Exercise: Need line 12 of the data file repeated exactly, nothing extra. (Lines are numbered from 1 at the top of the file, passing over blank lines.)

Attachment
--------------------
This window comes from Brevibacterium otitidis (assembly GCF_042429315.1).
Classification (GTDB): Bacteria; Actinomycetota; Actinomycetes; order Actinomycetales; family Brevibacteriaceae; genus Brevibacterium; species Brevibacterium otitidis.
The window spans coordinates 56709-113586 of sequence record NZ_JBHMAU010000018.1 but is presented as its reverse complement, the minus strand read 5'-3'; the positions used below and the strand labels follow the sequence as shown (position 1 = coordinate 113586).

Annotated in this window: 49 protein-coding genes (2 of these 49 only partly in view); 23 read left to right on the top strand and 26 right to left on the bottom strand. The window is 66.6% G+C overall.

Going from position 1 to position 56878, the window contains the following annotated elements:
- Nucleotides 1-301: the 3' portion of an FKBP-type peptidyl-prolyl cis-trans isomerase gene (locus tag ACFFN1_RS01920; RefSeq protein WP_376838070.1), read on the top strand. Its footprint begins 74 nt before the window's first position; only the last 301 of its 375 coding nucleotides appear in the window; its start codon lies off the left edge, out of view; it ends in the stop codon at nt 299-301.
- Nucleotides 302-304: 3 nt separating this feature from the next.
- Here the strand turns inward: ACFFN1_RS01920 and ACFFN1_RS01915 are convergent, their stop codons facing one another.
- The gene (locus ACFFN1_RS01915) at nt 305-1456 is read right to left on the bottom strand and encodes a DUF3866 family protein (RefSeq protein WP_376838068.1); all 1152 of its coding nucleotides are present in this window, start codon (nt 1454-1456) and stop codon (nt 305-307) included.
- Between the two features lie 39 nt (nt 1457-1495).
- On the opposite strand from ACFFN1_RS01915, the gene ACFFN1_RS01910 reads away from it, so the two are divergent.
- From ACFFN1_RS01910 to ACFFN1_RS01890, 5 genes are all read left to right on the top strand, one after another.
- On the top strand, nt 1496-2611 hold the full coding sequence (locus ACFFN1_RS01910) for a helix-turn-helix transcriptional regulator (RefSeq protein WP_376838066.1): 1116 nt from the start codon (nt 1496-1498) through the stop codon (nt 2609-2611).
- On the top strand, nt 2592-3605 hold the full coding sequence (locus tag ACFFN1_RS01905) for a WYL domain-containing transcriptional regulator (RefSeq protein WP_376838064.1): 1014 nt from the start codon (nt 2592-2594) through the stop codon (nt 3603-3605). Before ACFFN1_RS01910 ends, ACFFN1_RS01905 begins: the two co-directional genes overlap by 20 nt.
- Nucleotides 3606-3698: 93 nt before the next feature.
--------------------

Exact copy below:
- From ACFFN1_RS01910 to ACFFN1_RS01890, 5 genes are all read left to right on the top strand, one after another.